Chapter 3. Durkheim’s Theory of Social Solidarity and Social Rules
An analysis of the theory of social solidarity and social rules by French sociologist Emile Durkheim is carried out. Some new or revised interpretations of the ideas of social solidarity, social regulation, collective effervescence, anomie in Durkheim’s and Robert Merton’s theories are given.
In the articles, reviews and abstracts submitted to your attantion under analysis are issues of social theory, empirical sociological studies, history of sociology. The contributions discuss the actual tendencies and perspectives of sociological science in Russia and abroad.
The project addresses anomie and alienation theories as a means of studying the state of contemporary societies. The two theories appeared and developed separately, but with the institutionalization of psychological anomie (anomia) as well as with the extension of the notion of alienation the two theories became not only close to each other but also mixed with each other. Still, there hasn’t been enough theoretical contribution to the separation of the two concepts (Shoham 1982, Olsen 1965), and none on the separation within the alienation theory and the psychological anomie, which is claimed to be crucial for both theoretical and empirical works. The project offers a model of conceptualization of the concepts and applies it using ESS 2010.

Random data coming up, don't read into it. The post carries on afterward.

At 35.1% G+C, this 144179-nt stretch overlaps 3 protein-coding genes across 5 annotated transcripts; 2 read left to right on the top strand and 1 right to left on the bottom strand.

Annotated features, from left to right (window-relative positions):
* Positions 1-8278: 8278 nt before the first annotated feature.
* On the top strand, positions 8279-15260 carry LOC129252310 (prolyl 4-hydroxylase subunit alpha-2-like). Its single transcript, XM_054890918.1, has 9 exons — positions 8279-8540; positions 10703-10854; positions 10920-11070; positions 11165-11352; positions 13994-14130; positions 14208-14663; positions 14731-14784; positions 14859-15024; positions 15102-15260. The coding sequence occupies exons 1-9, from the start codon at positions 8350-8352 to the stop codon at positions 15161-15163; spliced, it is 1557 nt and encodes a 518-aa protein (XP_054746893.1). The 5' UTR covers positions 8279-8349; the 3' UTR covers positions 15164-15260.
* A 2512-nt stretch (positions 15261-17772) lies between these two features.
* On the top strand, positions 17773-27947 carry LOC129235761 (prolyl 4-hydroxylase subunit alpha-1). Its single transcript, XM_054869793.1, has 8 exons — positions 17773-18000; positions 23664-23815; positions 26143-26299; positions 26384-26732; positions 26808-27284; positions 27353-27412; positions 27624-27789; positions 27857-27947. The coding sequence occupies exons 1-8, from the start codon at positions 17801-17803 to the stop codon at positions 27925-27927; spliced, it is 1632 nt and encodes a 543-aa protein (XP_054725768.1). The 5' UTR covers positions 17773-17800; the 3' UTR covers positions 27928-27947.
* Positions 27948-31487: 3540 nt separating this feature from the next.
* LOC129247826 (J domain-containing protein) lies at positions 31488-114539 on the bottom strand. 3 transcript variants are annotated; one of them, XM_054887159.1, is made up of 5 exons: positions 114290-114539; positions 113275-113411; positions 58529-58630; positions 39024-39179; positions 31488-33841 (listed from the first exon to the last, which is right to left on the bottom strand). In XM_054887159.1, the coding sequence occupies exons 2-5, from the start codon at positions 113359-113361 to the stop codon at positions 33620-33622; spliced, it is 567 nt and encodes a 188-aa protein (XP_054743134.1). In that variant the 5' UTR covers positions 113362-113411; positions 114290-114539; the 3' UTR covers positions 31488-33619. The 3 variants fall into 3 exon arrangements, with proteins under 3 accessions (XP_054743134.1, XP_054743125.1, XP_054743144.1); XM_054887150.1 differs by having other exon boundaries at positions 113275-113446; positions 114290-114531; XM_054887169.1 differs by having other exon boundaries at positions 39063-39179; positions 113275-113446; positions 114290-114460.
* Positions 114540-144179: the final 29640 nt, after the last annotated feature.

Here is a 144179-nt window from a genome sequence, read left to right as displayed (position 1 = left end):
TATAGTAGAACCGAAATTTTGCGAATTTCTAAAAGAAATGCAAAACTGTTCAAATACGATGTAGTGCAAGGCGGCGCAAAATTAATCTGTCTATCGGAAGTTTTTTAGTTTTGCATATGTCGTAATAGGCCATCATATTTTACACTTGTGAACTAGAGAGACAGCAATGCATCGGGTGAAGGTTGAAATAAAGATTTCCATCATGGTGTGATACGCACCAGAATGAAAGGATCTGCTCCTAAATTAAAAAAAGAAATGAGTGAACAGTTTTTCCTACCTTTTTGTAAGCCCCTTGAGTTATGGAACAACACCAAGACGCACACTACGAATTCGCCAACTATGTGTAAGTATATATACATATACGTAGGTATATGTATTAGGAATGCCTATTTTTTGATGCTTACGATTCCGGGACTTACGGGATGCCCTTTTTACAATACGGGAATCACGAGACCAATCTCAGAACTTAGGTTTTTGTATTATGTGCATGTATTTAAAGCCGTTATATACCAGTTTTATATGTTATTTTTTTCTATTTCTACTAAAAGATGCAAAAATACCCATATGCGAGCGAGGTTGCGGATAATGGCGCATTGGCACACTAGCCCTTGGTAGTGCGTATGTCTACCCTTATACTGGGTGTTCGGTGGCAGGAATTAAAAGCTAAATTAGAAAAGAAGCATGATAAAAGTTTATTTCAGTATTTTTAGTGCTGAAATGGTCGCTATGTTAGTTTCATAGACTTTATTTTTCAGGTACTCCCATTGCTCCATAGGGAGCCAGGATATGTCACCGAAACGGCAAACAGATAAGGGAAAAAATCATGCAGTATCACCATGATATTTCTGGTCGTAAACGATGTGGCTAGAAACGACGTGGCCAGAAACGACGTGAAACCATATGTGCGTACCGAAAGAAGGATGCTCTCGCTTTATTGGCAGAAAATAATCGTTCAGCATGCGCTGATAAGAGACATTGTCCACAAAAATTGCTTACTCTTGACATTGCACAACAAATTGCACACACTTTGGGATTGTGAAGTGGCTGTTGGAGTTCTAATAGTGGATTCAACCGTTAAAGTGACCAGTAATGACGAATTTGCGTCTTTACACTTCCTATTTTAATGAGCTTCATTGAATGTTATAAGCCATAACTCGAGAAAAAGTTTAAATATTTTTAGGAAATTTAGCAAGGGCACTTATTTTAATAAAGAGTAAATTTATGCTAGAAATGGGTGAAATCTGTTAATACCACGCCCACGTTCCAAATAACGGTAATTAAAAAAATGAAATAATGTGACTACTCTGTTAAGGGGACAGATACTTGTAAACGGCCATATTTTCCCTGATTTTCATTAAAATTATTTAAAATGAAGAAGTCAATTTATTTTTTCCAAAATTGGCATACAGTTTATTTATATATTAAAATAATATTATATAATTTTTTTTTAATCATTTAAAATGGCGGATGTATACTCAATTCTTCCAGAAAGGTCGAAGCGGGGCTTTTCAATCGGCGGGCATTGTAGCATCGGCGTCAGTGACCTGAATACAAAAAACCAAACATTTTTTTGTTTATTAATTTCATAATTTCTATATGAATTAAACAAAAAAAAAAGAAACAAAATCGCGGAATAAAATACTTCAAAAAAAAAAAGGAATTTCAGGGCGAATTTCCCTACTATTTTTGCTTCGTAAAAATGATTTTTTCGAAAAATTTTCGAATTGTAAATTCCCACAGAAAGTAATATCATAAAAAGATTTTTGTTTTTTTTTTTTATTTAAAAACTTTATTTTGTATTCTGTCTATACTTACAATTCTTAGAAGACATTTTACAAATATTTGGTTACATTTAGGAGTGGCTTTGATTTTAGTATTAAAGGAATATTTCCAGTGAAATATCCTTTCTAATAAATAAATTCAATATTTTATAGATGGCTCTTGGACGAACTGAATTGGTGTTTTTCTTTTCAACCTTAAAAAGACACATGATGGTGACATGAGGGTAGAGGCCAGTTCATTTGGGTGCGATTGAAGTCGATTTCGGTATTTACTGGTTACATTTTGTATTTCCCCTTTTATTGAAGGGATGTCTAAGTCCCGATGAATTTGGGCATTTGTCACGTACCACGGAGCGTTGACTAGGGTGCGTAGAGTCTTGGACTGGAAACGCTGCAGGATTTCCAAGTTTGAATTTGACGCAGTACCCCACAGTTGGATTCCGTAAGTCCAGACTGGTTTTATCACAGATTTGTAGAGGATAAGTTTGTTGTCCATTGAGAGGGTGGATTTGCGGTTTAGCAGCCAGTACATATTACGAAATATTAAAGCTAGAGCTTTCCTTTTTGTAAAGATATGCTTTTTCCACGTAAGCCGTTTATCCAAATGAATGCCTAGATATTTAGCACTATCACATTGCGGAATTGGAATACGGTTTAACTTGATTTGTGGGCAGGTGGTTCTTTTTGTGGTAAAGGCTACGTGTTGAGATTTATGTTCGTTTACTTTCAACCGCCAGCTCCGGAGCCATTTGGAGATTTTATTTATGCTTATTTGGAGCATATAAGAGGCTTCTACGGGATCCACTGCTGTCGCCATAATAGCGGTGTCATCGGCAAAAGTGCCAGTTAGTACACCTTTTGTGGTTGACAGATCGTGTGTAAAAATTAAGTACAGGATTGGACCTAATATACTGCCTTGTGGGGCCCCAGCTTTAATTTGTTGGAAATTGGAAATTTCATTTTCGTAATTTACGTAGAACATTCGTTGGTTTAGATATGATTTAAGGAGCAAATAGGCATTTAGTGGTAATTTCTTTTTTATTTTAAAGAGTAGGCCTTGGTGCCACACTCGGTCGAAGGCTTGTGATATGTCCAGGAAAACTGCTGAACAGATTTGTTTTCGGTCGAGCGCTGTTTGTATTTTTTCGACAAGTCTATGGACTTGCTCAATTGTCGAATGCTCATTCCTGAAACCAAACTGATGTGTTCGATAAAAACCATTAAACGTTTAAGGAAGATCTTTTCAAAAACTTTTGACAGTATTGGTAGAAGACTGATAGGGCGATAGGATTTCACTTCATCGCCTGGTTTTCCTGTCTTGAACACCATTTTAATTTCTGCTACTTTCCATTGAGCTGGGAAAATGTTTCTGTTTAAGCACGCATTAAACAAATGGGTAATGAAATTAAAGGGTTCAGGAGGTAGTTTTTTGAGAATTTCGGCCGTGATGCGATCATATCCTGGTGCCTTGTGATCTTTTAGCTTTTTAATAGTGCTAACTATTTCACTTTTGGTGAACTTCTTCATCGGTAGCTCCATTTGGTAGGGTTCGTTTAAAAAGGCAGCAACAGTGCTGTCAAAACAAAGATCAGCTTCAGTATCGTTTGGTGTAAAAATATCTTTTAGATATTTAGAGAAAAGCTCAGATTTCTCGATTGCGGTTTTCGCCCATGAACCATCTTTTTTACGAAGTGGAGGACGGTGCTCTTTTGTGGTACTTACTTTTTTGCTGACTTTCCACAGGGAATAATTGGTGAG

The article analyses theoretical resources of post-Durkheimian tradition in the sociology of emotions. The author proposes to use concept "shared affect" as theoretical frame. Being used on the context of key for sociology of emotions distinctions, such as "feeling/expression," "consciousness/unconsciousness emotion," "involvement/distancing of emotions," this concept lets to highlight relation of specific problems of sociology of emotions and ones of theoretical sociology.
Emotion, sociology of emotions, Durkheim, collective emotions, shared affect, intensity of emotions, Collins, background emotions, Scheff, distancing of emotions, emotion work
In this chapter, I argue that the Durkheimian theory of the sacred is a crucial yet not fully recognized resource for cognitive sociology. It contains not only a theory of culture (which is acknowledged in contemporary sociology), but also a vision of culture-cognition relations. Thus, Durkheimian cultural sociology allows us to understand the crucial role the sacred/profane opposition plays in structuring culture, perception and thought. Based on a number of theories, I also show how another opposition – between the pure and impure modes of the sacred, allows us to explain dynamic features of the sacred and eventually provides a basic model of social change. While explicating this vision and resultant opportunities for sociological analysis I also criticize ‘cognition apart from culture’ approaches established within cognitive sociology. I argue, thus, that culture not only participates in cognition but is an intrinsic ingredient of the human mind. Culture is not a chaotic and fragmented set of elements, as some sociologists imply to a greater or lesser degree, but a system; and as such it is an inner environment for human thought and social action. This system, however, is governed not by formal logic, as some critics of the autonomy of culture presuppose, but by concrete configurations of emotionally-charged categories, created and re-created in social interactions.